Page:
1. an invention which as claimed defines a useful machine or its products, by way of specifying the physical structure thereof (hardware) or a combination of hardware and software; or
2. an invention which as claimed defines an operation(s) of a computer causing a physical transformation of something (manifested as a physical effect), which results in industrial practical usefulness.

Thus, a data structure which is not recorded in a medium readable by a computer is not patentable; however a recording medium in which a program or a data-structure is recorded is patentable as a product invention. A claim merely reciting a numerical formula, a program listing, or a mathematical algorithm is not patentable per se.

Unfair Competition and Trade Secret Protection Act

Korea has enacted an Unfair Competition Prevention Act intended to prevent the commission of unfair business practices in order to maintain order in business transactions. To achieve this purpose, the Act provides that anyone who conducts an unfair practice as defined therein may be ordered by the court to cease such actions and to pay compensation therefor, and may be imprisoned or be levied a fine. In proscribing as unfair competition acts in the nature of "passing off", the Unfair Competition Prevention Act provides a measure of quasi-trademark protection for unregistered yet well known trademarks, and thus complements the Trademark Act. Furthermore, effective from December 15, 1992, provisions were added into the Unfair Competition Prevention Act dealing specifically with the protection of Trade Secrets ("business secrets") in Korea.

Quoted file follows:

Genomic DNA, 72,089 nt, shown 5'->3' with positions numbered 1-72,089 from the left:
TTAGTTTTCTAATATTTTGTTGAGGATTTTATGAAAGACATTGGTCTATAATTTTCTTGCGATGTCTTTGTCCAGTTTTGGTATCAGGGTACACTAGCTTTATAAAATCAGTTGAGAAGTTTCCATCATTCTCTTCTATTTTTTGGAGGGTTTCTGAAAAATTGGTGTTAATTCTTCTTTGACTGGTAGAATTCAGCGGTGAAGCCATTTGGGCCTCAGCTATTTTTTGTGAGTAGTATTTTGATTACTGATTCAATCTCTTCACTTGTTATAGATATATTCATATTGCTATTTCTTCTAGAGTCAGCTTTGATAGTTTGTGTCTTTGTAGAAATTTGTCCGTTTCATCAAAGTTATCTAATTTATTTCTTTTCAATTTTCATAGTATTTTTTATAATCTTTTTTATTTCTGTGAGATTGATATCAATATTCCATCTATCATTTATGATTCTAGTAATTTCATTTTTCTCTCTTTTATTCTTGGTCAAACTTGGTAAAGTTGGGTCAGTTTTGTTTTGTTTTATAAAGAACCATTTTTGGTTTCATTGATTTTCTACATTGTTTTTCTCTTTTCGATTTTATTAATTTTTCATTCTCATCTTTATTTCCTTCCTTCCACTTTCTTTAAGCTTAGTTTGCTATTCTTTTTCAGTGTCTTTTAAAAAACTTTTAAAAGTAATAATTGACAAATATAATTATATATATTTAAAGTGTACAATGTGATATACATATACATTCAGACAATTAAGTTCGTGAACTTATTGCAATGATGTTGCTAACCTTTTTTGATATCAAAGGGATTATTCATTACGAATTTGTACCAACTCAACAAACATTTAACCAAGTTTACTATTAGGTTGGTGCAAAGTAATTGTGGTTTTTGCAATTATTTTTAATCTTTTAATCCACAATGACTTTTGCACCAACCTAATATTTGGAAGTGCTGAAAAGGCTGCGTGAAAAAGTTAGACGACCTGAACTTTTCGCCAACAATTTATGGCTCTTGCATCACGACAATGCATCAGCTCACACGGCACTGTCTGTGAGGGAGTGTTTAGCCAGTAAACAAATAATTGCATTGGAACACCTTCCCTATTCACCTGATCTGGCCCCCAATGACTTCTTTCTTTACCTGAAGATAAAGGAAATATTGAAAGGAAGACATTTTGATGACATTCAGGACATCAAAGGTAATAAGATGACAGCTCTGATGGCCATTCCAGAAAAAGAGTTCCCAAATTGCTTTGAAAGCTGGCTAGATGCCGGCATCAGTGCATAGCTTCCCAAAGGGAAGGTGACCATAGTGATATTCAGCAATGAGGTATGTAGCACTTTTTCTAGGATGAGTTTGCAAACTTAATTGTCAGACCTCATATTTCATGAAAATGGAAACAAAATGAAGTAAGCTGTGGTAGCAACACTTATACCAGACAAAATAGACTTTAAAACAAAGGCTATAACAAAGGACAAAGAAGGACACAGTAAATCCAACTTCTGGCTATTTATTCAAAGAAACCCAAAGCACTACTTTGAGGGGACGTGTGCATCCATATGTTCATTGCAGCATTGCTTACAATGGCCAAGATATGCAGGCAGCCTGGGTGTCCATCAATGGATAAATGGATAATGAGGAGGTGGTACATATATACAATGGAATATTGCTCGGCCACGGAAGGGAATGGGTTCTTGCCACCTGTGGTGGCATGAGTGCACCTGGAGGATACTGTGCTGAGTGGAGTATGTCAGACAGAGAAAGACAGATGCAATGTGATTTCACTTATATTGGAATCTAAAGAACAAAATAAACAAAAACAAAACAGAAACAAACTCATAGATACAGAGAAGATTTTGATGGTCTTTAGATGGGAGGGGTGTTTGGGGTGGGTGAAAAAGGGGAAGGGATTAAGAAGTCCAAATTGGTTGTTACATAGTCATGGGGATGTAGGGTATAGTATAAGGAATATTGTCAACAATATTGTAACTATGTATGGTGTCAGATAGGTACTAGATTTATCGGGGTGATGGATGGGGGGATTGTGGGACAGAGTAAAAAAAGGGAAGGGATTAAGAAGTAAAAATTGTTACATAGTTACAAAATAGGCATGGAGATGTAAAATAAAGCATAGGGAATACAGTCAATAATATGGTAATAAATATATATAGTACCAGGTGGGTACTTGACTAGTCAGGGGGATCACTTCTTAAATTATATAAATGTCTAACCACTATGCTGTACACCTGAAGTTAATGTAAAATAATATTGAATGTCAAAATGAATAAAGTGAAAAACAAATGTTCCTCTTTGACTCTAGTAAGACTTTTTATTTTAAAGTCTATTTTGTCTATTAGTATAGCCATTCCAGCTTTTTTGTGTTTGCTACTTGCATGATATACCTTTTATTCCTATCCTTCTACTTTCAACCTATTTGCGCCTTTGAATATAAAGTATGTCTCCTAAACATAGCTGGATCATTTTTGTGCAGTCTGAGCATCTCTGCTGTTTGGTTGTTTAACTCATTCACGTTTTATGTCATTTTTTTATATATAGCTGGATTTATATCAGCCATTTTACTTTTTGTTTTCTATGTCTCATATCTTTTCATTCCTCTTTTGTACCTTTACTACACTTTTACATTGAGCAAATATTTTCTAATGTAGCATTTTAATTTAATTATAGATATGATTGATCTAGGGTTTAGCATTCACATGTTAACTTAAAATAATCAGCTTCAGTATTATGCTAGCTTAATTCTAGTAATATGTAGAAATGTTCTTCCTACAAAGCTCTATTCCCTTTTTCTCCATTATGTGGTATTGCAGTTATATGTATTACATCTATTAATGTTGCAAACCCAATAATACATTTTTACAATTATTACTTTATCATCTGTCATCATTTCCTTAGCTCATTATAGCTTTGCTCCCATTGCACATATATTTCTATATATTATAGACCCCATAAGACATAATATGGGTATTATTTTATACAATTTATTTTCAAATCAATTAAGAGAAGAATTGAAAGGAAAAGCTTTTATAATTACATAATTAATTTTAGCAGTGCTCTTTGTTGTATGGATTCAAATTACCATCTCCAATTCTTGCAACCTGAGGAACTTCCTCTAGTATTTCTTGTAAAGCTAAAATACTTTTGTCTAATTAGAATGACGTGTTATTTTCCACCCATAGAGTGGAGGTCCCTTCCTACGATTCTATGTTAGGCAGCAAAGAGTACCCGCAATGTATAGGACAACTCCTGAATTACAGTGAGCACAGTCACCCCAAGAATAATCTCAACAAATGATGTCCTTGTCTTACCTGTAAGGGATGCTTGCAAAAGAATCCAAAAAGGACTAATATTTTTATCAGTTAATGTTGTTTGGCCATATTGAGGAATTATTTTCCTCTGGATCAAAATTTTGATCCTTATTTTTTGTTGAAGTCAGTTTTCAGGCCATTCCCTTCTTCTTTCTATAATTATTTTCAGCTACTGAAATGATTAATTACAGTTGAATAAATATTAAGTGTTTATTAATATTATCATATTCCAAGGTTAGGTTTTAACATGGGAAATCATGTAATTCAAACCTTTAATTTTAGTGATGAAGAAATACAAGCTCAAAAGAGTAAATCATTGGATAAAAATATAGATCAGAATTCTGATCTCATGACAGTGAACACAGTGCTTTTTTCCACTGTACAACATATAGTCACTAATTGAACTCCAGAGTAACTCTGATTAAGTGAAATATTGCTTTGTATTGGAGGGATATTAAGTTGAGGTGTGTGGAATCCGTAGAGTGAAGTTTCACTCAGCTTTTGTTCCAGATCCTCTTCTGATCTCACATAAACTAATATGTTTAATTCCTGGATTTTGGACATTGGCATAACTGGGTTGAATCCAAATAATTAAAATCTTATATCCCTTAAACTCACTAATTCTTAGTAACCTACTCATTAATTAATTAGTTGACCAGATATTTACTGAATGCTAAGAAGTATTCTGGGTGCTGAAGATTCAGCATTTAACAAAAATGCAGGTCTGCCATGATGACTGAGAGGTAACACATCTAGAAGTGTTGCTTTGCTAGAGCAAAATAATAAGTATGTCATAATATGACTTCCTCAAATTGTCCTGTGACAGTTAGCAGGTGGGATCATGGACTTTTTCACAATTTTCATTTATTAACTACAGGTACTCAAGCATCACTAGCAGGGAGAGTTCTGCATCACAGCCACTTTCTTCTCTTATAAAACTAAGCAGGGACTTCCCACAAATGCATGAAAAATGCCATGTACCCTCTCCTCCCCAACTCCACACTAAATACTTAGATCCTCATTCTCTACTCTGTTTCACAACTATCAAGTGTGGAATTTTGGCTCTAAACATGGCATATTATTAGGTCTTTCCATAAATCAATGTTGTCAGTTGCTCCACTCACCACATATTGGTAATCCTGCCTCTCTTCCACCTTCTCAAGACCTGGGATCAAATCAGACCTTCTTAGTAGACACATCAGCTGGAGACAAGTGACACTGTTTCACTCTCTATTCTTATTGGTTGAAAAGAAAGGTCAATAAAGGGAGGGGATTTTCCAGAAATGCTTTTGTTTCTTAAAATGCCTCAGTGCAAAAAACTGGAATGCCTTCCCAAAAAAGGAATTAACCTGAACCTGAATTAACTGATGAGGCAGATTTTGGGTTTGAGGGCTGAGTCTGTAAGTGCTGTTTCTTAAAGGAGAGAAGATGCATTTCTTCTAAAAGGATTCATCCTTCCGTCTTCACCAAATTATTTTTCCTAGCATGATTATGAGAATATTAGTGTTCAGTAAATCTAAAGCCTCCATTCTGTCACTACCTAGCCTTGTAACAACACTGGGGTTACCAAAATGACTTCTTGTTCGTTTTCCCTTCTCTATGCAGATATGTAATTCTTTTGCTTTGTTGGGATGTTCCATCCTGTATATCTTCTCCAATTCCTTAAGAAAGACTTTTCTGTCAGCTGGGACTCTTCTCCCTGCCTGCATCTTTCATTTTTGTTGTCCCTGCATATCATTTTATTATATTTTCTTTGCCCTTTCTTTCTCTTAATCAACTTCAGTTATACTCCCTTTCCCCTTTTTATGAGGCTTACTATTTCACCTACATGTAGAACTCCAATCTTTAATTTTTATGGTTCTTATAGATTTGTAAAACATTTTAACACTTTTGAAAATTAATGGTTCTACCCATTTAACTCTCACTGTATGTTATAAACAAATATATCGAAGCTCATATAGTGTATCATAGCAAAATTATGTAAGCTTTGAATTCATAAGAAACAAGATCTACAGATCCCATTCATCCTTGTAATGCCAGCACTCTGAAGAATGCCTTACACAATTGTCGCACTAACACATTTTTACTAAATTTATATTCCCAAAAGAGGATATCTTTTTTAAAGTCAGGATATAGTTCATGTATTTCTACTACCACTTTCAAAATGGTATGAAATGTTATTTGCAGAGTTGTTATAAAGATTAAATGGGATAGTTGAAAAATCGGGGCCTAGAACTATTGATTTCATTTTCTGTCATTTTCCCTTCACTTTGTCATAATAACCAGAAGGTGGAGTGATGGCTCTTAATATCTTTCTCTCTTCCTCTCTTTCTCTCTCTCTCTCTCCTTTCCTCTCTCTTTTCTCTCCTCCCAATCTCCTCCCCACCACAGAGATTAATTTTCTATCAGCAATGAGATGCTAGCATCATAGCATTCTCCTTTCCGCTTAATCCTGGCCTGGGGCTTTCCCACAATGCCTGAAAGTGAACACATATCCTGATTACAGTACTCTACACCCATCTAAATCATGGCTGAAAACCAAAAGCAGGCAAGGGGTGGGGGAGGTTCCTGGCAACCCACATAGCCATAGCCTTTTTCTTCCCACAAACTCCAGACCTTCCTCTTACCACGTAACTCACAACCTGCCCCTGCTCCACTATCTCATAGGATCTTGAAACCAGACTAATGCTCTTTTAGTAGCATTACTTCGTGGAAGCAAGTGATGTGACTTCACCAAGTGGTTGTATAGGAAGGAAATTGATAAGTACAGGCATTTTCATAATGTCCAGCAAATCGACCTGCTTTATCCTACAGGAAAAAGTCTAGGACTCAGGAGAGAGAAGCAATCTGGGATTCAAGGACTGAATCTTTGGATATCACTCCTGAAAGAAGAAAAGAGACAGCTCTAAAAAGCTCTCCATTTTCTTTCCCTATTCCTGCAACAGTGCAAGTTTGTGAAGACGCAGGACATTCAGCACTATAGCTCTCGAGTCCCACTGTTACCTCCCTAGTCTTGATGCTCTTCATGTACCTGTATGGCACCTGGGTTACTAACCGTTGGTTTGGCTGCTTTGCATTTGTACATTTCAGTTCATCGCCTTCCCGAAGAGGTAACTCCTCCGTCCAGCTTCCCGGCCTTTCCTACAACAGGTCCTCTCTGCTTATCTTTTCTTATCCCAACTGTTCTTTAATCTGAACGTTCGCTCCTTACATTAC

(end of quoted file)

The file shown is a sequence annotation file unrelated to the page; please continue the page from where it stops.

The main points of the Unfair Competition Prevention and Trade Secret Protection Act will be briefly described below.

Broader Protection for Well-Known Trademarks

Unfair Competition Prevention and Trade Secret Protection Act prohibits an act of
tarnishing in an unfair manner the distinctive character or reputation of the well-known mark by using a sign identical or similar to another person's name, trade name, trademark, container or package of goods or any other sign which is widely known in Korea or by selling, distributing, importing or exporting the goods with such sign.

However, this provision does not apply to the case where that use is only for non-commercial purpose, or fair use, etc.

Prevention of the use of a trademark without authorization

The use of a trademark, without authorization, by an agent or a representative of the trademark owner residing in the contracting parties of the Trademark Treaty is added to the list of acts of unfair competition.

Plant-related Inventions

To protect new varieties of plants in Korea, there are two separate systems. Korea is a member of the UPOV, thus new varieties of plants are protectable under the Seed Industry Law. The october 1, 2006 amendments to the Korean Patent Act abolished the previously existing requirement for patentable plant invention, i.e., the
"asexual reproduction" requirement, thus The Patent Act protects all novel plants regardless of whether which meets the general patentability requirements. the plant is sexually or asexually reproduced..